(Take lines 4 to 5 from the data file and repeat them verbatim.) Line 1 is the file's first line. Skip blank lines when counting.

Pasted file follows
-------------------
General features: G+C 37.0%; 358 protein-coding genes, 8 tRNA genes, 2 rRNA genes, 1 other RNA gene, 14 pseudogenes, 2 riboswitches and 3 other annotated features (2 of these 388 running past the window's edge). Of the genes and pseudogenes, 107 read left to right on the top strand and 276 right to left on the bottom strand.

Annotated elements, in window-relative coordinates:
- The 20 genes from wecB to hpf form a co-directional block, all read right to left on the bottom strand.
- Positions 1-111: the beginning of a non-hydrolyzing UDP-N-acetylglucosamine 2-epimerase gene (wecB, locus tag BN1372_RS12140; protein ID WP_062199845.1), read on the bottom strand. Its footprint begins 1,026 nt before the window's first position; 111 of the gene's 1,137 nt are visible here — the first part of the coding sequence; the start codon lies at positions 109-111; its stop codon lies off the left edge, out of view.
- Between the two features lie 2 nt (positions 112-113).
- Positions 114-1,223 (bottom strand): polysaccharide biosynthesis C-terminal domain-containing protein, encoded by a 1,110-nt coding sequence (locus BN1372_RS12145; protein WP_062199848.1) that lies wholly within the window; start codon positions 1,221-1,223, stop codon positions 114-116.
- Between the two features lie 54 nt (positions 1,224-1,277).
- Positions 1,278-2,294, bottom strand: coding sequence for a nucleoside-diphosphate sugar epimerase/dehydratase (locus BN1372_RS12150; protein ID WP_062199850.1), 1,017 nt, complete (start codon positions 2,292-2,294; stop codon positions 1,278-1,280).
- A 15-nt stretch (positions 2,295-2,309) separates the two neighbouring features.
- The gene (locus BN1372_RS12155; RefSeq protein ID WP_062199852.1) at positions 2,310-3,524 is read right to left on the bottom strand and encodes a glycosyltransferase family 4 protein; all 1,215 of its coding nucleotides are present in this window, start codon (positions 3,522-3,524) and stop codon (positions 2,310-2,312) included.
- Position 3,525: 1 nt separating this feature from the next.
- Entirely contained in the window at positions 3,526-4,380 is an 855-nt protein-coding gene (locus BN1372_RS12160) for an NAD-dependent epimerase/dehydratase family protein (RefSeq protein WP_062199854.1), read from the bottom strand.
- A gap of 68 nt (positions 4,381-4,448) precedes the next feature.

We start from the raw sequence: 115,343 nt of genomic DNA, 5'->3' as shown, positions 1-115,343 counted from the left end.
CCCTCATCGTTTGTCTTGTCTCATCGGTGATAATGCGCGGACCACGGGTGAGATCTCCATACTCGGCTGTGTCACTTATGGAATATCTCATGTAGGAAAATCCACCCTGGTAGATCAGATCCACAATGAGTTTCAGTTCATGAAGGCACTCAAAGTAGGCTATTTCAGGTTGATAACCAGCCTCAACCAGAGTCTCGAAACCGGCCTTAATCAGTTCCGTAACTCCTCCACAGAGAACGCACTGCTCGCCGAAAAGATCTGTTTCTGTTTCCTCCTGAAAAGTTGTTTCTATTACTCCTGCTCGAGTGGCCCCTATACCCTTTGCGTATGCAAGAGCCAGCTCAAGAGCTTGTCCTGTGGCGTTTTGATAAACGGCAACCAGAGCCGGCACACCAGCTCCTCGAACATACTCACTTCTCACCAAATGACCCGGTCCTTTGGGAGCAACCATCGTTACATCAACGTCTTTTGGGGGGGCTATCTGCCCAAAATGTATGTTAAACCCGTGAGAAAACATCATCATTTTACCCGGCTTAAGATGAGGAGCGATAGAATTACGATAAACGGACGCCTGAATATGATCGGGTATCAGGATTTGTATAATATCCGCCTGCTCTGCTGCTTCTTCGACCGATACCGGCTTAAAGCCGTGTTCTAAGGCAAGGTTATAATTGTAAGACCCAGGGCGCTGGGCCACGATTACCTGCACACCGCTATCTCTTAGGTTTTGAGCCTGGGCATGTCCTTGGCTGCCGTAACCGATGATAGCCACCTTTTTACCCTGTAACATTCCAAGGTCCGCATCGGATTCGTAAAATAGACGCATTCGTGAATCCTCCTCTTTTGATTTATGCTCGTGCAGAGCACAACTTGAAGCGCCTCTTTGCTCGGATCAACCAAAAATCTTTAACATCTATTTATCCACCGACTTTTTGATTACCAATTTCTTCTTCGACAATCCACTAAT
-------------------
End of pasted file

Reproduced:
- Positions 1-111: the beginning of a non-hydrolyzing UDP-N-acetylglucosamine 2-epimerase gene (wecB, locus tag BN1372_RS12140; protein ID WP_062199845.1), read on the bottom strand. Its footprint begins 1,026 nt before the window's first position; 111 of the gene's 1,137 nt are visible here — the first part of the coding sequence; the start codon lies at positions 109-111; its stop codon lies off the left edge, out of view.
- Between the two features lie 2 nt (positions 112-113).